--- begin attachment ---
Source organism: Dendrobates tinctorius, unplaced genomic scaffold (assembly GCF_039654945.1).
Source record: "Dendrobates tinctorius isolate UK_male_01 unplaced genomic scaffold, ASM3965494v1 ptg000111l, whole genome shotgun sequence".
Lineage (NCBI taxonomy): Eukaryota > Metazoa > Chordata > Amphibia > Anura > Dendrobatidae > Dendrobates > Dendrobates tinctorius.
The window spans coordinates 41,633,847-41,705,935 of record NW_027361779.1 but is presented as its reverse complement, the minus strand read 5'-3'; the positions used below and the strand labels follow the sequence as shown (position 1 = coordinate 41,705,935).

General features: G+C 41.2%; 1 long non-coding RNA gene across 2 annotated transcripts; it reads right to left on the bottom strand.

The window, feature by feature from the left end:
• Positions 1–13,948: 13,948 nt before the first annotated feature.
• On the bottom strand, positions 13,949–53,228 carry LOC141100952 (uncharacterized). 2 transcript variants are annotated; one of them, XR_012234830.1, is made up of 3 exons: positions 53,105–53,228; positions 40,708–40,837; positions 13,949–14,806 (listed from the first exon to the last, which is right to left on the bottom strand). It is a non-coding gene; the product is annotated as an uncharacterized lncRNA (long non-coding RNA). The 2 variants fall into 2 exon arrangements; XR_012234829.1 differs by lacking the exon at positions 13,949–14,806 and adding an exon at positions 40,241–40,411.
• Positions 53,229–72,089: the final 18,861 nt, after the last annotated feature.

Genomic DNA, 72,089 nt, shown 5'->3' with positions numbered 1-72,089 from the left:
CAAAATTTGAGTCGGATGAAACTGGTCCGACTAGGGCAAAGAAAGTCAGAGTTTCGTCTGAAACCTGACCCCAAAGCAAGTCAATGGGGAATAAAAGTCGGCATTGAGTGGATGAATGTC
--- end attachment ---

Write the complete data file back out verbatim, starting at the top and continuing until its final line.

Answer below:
Source organism: Dendrobates tinctorius, unplaced genomic scaffold (assembly GCF_039654945.1).
Source record: "Dendrobates tinctorius isolate UK_male_01 unplaced genomic scaffold, ASM3965494v1 ptg000111l, whole genome shotgun sequence".
Lineage (NCBI taxonomy): Eukaryota > Metazoa > Chordata > Amphibia > Anura > Dendrobatidae > Dendrobates > Dendrobates tinctorius.
The window spans coordinates 41,633,847-41,705,935 of record NW_027361779.1 but is presented as its reverse complement, the minus strand read 5'-3'; the positions used below and the strand labels follow the sequence as shown (position 1 = coordinate 41,705,935).

General features: G+C 41.2%; 1 long non-coding RNA gene across 2 annotated transcripts; it reads right to left on the bottom strand.

The window, feature by feature from the left end:
• Positions 1–13,948: 13,948 nt before the first annotated feature.
• On the bottom strand, positions 13,949–53,228 carry LOC141100952 (uncharacterized). 2 transcript variants are annotated; one of them, XR_012234830.1, is made up of 3 exons: positions 53,105–53,228; positions 40,708–40,837; positions 13,949–14,806 (listed from the first exon to the last, which is right to left on the bottom strand). It is a non-coding gene; the product is annotated as an uncharacterized lncRNA (long non-coding RNA). The 2 variants fall into 2 exon arrangements; XR_012234829.1 differs by lacking the exon at positions 13,949–14,806 and adding an exon at positions 40,241–40,411.
• Positions 53,229–72,089: the final 18,861 nt, after the last annotated feature.

Genomic DNA, 72,089 nt, shown 5'->3' with positions numbered 1-72,089 from the left:
CAAAATTTGAGTCGGATGAAACTGGTCCGACTAGGGCAAAGAAAGTCAGAGTTTCGTCTGAAACCTGACCCCAAAGCAAGTCAATGGGGAATAAAAGTCGGCATTGAGTGGATGAATGTC